Wednesday, September 20, 2017

Navigator Funding and Agent Commissions

Obamacare supporters and Democrats in congress are outraged to learn that President Trump is cutting funding for an arm of Obamacare's outreach known as "Navigators". These unlicensed individuals who don't have professional liability insurance have been responsible for enrolling 81,426 people into Obamacare policies since 2014. They have also played a role in educating the public through various activities.

Since the rollout of, Navigators have received funding of:  $67 million for 2014, $60 million for 2015, $67 million for 2016, and $63 million for 2017. That's a cool grand total of $257,000,000. Breaking this number down it works out to a per enrolled person per month fee of $65.75.

With Trump cutting their funding to $36 million for 2018 many of these programs are being forced to reduce workforce and find alternative ways to perform outreach and enrollment. 

Meanwhile, professional health insurance agents are licensed, carry liability insurance, and annually certify to sell Obamacare policies. We also play a vital role in educating the public through various activities. In 2014 agents enrolled over 500,000 people in California alone.

Unlike navigators, insurance agents can ask people specific questions about their health, budget, and then recommend a specific plan or insurer. There are so many variables for consumers to review before making an informed decision. That's why agents have a discussion on provider networks, deductibles, copays, drug costs and other insurance provisions long before talking about premiums.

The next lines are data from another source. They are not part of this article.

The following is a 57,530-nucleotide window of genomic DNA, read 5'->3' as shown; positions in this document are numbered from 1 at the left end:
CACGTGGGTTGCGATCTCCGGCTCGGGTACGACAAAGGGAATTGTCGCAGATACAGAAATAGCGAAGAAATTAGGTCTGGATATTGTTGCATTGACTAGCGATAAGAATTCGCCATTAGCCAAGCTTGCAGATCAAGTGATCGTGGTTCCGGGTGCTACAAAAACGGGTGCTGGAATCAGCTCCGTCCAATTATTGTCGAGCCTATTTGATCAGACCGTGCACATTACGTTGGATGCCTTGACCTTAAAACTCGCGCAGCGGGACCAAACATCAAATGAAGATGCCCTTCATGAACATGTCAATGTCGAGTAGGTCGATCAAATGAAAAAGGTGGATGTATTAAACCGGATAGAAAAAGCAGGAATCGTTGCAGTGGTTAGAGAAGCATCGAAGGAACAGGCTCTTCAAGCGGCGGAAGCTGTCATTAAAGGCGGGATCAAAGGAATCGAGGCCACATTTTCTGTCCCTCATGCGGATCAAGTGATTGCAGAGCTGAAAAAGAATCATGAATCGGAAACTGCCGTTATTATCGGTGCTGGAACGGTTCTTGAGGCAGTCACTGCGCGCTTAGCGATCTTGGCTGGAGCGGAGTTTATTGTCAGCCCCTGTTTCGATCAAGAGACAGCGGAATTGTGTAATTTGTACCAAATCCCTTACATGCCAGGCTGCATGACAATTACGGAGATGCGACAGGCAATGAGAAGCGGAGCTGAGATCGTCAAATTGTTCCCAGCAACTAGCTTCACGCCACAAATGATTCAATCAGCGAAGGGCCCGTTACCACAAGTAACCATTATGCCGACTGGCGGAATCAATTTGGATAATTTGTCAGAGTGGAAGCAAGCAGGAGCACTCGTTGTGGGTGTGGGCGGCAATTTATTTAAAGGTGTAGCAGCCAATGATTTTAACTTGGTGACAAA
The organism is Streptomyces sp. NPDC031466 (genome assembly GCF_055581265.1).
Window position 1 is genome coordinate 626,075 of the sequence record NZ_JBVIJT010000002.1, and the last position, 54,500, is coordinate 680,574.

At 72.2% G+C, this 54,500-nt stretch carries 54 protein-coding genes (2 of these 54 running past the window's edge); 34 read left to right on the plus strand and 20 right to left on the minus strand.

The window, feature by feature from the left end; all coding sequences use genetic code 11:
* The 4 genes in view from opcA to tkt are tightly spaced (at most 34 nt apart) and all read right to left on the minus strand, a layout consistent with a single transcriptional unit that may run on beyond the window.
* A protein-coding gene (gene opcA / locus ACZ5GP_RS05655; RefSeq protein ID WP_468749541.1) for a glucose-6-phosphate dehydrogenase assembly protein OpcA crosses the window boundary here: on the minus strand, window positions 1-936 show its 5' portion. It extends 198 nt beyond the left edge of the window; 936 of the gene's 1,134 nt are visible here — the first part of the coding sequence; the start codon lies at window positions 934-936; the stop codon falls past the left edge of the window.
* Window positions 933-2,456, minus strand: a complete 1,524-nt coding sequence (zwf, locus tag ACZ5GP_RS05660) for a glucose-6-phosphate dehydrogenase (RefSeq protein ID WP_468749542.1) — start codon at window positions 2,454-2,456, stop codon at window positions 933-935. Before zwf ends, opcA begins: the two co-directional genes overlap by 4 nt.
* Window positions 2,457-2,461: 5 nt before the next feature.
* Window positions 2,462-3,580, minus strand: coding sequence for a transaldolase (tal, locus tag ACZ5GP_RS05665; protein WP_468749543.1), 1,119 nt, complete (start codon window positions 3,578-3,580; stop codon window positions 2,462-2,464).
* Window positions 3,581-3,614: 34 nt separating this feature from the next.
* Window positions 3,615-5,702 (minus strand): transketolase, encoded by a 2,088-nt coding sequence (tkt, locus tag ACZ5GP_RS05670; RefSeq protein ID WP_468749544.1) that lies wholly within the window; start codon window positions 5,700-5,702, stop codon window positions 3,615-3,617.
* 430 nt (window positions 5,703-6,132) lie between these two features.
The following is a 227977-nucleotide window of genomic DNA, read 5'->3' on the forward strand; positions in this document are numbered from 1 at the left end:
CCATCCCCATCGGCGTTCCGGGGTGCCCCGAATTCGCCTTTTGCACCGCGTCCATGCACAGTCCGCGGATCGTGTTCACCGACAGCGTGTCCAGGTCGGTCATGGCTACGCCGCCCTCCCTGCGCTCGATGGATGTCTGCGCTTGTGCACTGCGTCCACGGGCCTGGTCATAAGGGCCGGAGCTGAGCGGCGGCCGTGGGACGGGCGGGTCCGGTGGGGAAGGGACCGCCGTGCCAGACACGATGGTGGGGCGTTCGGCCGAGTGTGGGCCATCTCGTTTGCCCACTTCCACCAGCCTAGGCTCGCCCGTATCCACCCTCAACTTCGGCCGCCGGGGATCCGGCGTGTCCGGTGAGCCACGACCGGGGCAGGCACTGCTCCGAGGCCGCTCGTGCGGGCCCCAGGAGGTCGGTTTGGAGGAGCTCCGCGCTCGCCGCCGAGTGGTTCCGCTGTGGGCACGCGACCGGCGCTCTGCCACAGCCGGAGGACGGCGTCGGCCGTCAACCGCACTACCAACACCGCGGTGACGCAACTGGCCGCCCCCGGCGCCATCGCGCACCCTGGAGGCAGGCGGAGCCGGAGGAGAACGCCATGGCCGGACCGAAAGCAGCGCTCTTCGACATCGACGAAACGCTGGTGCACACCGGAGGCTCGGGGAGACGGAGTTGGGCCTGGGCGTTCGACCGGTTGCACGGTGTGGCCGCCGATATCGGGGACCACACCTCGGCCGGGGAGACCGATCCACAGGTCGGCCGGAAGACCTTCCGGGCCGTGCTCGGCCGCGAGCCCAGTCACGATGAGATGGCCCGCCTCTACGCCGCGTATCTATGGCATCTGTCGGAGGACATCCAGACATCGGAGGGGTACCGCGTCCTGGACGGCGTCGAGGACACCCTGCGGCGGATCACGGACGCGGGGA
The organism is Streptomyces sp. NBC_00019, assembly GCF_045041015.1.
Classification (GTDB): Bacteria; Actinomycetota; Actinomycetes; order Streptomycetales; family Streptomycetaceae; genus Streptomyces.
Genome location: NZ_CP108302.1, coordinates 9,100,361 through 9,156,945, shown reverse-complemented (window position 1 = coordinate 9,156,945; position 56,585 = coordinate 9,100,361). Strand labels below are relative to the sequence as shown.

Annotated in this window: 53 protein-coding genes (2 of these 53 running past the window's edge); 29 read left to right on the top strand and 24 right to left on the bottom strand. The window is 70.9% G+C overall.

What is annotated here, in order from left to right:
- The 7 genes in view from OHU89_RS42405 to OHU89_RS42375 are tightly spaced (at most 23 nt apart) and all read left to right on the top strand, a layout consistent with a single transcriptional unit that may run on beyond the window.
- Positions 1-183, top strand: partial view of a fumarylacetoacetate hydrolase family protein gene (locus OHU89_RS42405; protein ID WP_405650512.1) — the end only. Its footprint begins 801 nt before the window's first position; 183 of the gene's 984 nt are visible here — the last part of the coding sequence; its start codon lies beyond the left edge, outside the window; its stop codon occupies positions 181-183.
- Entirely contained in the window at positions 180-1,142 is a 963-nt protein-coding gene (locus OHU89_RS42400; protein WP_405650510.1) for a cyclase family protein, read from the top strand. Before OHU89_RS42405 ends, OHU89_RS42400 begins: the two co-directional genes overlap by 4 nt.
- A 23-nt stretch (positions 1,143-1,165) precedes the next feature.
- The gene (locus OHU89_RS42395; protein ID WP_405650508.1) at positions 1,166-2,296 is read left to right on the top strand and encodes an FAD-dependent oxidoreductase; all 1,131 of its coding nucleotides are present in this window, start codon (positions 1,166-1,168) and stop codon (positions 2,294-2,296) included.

Since the rollout of agents have seen our commissions cut - and in some cases - eliminated. Even when we are paid it's not even close to what navigators have received. According to the Kaiser Family Foundation back in 2013 the average commission agents received on a per person per month basis was $12.24.

There was no outrage when our "funding" was cut. There was no media coverage showing support for licensed professionals.

Yet many of us persevere. We do so because we know how vital we are to the clients we serve. We do so because we know the value of the product we sell and the service we provide. We are the conduit between insurance companies, providers, and our client.

There are so many things that Navigators can't do. But professional insurance agents, we do it - and at a fraction of the cost.

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